The nub of the question is how the legislative history of Rules 10-211 and 2019 applies to the informal and ad hoc committees of today and, more specifically, the [SFO Committee]. Certainly there are parallels between the "protective committees" under equity receivership and the informal committees of today. For example, both are usually composed of Wall Street banks and institutional investors. Both are formed for the purpose of obtaining leverage in the reorganization that would not be available to disparate creditors. Both are involved in the negotiation and formulation of a plan of reorganization.


The differences, however, far outweigh the similarities. The "protective committees" that were the target of the reforms under the Chandler Act were able to control completely the entire reorganization—from inception to formulation to solicitation to implementation. They were granted the authority to negotiate on behalf of and to bind creditors through the use of deposit agreements. They were so intimately involved with management so as to be virtually in control of the business. They could force disparate treatment of similarly situated creditors. Finally, they were able "to steal" the company for an inadequate "upset price" at a foreclosure sale by credit bidding their debt.


The informal and ad hoc committees of today have none of these expansive powers. Indeed, the Chandler Act so effectively curbed the power of protective committees that they virtually ceased to exist within a few years of the Act's passage. Rule 10-211 was, for all intents and purposes, superfluous almost immediately after its passage. There was nothing left to regulate.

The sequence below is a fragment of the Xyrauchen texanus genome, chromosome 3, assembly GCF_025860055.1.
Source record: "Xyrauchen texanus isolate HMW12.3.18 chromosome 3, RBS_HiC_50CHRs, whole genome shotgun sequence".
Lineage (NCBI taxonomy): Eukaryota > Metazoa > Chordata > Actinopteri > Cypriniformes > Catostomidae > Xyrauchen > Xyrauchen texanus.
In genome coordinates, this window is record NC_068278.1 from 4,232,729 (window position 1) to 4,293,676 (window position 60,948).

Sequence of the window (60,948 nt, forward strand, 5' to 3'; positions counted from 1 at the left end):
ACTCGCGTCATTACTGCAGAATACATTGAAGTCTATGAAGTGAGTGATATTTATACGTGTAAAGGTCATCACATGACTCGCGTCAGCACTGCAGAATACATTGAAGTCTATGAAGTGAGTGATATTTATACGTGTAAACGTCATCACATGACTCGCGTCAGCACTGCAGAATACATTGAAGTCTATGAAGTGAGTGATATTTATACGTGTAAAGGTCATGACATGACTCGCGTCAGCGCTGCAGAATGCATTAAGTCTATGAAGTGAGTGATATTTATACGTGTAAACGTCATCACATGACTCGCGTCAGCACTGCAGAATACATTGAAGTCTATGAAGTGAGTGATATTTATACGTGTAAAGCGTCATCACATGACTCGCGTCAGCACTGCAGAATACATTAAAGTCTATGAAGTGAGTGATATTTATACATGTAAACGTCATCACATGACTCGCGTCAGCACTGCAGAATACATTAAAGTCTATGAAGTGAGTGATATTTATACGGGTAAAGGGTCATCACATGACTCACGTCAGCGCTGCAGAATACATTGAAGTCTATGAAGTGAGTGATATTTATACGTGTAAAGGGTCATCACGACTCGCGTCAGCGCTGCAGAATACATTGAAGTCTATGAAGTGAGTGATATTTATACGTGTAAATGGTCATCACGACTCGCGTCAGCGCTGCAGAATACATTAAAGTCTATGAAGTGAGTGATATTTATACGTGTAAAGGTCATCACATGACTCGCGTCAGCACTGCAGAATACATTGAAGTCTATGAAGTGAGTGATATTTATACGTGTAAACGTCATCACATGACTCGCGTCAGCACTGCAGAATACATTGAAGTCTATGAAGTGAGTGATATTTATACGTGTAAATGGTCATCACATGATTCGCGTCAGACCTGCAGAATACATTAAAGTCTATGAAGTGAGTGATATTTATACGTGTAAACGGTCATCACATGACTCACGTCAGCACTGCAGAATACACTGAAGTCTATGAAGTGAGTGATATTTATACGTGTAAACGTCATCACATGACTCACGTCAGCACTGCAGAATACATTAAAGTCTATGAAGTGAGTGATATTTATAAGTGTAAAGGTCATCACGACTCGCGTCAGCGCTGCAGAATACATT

The Bankruptcy Code continues to limit the powers of committees, albeit in other ways. For example, the debtor is given exclusive authority to propose and to solicit a plan of reorganization; claims and interests may only be classified with substantially similar creditors; creditors in the same class must be treated equally; a trustee or examiner can be appointed for cause. Even if an informal committee were to try to exercise the powers formerly available to protective committees, it would be prevented by the Bankruptcy Code. Thus, Rule 2019 is also, for all intents and purpose, superfluous—the problem it was designed to address by requiring certain disclosures simply no longer exists.


Finally, Judge Sontchi characterized contrary court authority as "not persuasive." Among other things, the bankruptcy court explained that: (i) the Northwest court did not address whether, under the plain meaning of Rule 2019, a self-appointed subgroup of creditors with neither the authority nor the consent of the larger creditor group constitutes a "committee" under Rule 2019; (ii) the Washington Mutual court did not specifically analyze whether an ad hoc committee is a "committee" under the rule but merely assumed that it was and misinterpreted the legislative history in drawing parallels between protective committees in equity receiverships and "informal" and "ad hoc" committees prevalent in today's chapter 11 cases; and (iii) the courts in both cases mistakenly focused on the conduct and role of an ad hoc committee in determining whether it is a "committee" under Rule 2019, because Rule 2019 is "a prophylactic rule designed to provide to the Court and others at the inception of the case to preserve the integrity of the reorganization process to follow" and it would be "turning the rule on its head to await events before determining whether to require disclosures that were meant to be made prior to the occurrence of these events."